According to Wikipedia,

Modularity is the fraction of the edges that fall within the given groups minus the expected fraction if edges were distributed at random

This definition is easy to understand for unweighted graphs, but several community detection algorithms that use modularity optimization, work for weighted graphs as well. All the community detection algorithms in igraph for instance, have a parameter to pass edge weights.

I'm trying to figure out how to interpret the communities for weighted networks in the light of modularity optimization.


The the way it's most likely done would be to use the edge weights to modify the definition of counting edges.

For example, suppose that $E$ is the set of all edges, and $S$ is the set of edges in a given group. We somehow take a sample $E' \subseteq E$ with $|E'| = p |E|$. Then the actual fraction of edges chosen from $S$ is $\frac{|E' \cap S|}{|S|}$, and the expected fraction if $E'$ were random is $p|S|$. We can use these to compute modularity.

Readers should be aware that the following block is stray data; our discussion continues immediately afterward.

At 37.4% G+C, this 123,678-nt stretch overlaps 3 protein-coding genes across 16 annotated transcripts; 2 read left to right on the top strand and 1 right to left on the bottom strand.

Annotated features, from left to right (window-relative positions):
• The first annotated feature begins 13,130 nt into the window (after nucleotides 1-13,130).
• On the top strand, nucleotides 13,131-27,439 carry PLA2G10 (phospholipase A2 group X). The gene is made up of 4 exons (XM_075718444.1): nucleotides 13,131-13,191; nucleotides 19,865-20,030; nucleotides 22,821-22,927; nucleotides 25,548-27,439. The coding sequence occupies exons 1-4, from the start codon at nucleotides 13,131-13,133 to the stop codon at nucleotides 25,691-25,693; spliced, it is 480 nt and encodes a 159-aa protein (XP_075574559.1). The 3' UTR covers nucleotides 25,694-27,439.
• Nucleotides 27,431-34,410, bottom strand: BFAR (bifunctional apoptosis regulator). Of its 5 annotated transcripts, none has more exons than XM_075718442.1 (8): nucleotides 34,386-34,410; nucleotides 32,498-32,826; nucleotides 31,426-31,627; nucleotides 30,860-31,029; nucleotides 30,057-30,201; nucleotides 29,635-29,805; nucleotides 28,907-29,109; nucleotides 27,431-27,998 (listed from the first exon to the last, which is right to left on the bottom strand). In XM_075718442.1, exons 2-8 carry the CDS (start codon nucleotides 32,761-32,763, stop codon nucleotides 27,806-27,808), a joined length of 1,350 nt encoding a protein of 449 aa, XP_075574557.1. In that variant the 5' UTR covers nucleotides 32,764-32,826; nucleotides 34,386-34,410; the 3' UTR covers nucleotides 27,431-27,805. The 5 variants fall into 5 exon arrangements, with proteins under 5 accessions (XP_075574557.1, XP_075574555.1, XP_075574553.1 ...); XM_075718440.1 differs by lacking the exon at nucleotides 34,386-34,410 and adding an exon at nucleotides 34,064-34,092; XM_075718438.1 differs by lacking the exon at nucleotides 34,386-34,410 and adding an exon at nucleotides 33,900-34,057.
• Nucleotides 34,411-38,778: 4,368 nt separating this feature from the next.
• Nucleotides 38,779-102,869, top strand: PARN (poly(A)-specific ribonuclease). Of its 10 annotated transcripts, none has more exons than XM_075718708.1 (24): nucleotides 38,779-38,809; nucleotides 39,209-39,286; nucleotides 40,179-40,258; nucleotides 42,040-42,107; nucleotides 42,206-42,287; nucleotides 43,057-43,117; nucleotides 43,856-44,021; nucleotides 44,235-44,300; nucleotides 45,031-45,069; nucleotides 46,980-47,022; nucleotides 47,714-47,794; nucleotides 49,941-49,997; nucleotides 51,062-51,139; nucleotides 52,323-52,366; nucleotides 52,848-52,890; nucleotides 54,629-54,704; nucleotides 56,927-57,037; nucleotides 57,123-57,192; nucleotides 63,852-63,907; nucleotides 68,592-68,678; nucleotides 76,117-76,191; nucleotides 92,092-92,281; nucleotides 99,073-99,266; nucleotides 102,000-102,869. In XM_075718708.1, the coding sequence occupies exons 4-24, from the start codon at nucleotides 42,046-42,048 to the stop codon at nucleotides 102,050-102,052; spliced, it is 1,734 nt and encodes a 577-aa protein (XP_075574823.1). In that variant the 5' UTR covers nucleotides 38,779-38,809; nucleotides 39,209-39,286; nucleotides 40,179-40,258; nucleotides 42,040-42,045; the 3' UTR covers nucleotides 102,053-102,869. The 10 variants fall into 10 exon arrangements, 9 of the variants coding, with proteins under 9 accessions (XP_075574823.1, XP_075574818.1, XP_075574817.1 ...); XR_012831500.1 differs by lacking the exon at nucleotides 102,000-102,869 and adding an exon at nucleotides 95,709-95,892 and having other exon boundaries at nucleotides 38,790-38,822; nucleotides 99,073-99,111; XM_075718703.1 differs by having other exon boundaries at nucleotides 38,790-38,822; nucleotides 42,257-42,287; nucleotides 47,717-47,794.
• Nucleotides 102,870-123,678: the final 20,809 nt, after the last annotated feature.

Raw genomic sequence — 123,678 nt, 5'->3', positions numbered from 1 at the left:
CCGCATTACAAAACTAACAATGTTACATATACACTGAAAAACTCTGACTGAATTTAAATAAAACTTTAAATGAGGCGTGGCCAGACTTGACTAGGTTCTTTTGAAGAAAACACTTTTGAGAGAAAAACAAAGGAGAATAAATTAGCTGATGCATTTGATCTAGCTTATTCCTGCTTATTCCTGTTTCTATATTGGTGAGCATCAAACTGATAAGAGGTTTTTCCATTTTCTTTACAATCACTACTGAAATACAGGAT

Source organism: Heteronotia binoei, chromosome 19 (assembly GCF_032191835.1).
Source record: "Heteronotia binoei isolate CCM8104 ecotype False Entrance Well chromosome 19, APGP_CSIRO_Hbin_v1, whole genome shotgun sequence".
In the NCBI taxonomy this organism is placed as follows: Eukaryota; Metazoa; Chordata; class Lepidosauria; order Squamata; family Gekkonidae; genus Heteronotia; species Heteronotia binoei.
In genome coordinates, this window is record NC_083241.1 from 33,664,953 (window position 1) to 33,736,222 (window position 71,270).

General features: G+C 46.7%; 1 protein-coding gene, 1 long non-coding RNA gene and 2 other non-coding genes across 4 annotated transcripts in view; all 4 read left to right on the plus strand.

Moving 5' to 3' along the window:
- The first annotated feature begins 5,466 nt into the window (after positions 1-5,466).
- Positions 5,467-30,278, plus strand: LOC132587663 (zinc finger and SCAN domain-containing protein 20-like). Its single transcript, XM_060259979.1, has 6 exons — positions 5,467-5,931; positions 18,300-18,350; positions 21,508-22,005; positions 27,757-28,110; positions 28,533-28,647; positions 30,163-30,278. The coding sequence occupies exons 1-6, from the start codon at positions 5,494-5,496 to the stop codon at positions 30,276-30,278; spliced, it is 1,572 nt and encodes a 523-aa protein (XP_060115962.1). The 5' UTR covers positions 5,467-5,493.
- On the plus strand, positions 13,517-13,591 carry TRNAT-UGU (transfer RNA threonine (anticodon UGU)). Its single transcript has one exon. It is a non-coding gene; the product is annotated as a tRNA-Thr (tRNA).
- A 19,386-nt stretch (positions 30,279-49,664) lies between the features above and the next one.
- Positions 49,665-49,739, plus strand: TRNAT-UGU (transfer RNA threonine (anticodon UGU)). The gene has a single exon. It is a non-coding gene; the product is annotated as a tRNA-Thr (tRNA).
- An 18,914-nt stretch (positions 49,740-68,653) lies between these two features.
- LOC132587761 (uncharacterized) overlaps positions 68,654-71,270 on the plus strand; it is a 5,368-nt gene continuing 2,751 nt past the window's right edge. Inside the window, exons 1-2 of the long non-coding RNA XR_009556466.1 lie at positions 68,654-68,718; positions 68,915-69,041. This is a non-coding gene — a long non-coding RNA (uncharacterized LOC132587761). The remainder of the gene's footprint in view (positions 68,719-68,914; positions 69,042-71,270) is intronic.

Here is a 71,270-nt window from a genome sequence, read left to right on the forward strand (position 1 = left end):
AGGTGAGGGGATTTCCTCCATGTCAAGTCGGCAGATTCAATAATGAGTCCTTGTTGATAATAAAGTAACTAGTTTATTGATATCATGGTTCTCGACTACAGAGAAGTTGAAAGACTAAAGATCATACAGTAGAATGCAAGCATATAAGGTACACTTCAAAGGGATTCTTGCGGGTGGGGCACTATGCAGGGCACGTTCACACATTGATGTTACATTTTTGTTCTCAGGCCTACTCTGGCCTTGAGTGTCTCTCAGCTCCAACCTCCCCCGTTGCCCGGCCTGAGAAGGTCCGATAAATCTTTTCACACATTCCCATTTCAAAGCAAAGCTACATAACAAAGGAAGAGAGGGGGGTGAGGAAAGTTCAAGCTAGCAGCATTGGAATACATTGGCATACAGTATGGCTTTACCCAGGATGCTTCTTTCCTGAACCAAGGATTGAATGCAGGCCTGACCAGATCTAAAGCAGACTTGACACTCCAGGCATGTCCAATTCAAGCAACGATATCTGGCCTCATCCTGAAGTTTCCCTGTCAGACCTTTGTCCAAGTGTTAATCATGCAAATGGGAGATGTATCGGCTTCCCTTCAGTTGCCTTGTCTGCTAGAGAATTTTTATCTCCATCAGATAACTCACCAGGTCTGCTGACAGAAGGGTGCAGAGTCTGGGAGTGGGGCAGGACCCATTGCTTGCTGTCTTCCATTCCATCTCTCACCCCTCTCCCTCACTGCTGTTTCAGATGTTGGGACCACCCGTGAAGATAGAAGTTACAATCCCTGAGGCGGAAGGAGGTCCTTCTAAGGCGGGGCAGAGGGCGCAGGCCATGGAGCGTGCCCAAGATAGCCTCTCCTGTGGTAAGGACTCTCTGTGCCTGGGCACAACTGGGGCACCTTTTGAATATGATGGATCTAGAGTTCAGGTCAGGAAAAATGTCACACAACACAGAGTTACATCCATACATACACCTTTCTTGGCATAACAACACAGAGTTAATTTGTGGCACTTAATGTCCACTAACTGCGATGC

Now suppose that each edge $e \in E$ has a weight $w_e$. Then the weighted size of $S$ is not $|S|$ but $\sum_{e \in S} w_e$. Similarly, the weighted fraction of edges chosen from $S$ is $$ \frac{\sum_{e \in E' \cap S} w_e}{\sum_{e \in S} w_e}, $$ while the expected weighted fraction if $E'$ were random is just $p \sum_{e \in S} w_e$.

I can't guarantee that an algorithm whose implementation I've never looked at uses this definition, but in my opinion it is the most reasonable one to use: in general, the way definitions are generalized to weighted objects is often to replace the size of a set with the sum of weights in that set. This reduces to the ordinary definition if all weights are set to $1$.


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